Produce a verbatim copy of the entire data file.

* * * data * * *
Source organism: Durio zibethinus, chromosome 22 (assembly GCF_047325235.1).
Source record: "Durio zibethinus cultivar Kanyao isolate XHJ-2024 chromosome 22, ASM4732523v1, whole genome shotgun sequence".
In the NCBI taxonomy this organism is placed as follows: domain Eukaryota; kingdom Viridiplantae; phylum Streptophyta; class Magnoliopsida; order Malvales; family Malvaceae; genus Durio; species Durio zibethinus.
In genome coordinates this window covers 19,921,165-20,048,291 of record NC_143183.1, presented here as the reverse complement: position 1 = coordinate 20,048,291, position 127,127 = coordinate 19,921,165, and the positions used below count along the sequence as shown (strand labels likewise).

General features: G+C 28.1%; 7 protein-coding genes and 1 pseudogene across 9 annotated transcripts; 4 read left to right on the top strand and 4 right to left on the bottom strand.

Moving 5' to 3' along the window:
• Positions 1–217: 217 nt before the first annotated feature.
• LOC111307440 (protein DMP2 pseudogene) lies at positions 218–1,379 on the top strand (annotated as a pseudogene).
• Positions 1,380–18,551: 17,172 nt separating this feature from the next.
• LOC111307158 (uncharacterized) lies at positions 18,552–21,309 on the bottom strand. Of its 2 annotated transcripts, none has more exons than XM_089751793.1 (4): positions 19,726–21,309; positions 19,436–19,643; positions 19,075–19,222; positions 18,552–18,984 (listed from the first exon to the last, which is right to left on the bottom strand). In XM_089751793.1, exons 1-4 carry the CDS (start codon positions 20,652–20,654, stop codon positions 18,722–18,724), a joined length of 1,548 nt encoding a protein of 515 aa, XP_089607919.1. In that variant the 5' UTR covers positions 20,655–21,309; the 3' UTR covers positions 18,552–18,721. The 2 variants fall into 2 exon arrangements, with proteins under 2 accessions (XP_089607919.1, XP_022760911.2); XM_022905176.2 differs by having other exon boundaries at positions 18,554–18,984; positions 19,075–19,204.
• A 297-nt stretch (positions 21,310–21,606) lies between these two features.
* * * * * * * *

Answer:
Source organism: Durio zibethinus, chromosome 22 (assembly GCF_047325235.1).
Source record: "Durio zibethinus cultivar Kanyao isolate XHJ-2024 chromosome 22, ASM4732523v1, whole genome shotgun sequence".
In the NCBI taxonomy this organism is placed as follows: domain Eukaryota; kingdom Viridiplantae; phylum Streptophyta; class Magnoliopsida; order Malvales; family Malvaceae; genus Durio; species Durio zibethinus.
In genome coordinates this window covers 19,921,165-20,048,291 of record NC_143183.1, presented here as the reverse complement: position 1 = coordinate 20,048,291, position 127,127 = coordinate 19,921,165, and the positions used below count along the sequence as shown (strand labels likewise).

General features: G+C 28.1%; 7 protein-coding genes and 1 pseudogene across 9 annotated transcripts; 4 read left to right on the top strand and 4 right to left on the bottom strand.

Moving 5' to 3' along the window:
• Positions 1–217: 217 nt before the first annotated feature.
• LOC111307440 (protein DMP2 pseudogene) lies at positions 218–1,379 on the top strand (annotated as a pseudogene).
• Positions 1,380–18,551: 17,172 nt separating this feature from the next.
• LOC111307158 (uncharacterized) lies at positions 18,552–21,309 on the bottom strand. Of its 2 annotated transcripts, none has more exons than XM_089751793.1 (4): positions 19,726–21,309; positions 19,436–19,643; positions 19,075–19,222; positions 18,552–18,984 (listed from the first exon to the last, which is right to left on the bottom strand). In XM_089751793.1, exons 1-4 carry the CDS (start codon positions 20,652–20,654, stop codon positions 18,722–18,724), a joined length of 1,548 nt encoding a protein of 515 aa, XP_089607919.1. In that variant the 5' UTR covers positions 20,655–21,309; the 3' UTR covers positions 18,552–18,721. The 2 variants fall into 2 exon arrangements, with proteins under 2 accessions (XP_089607919.1, XP_022760911.2); XM_022905176.2 differs by having other exon boundaries at positions 18,554–18,984; positions 19,075–19,204.
• A 297-nt stretch (positions 21,310–21,606) lies between these two features.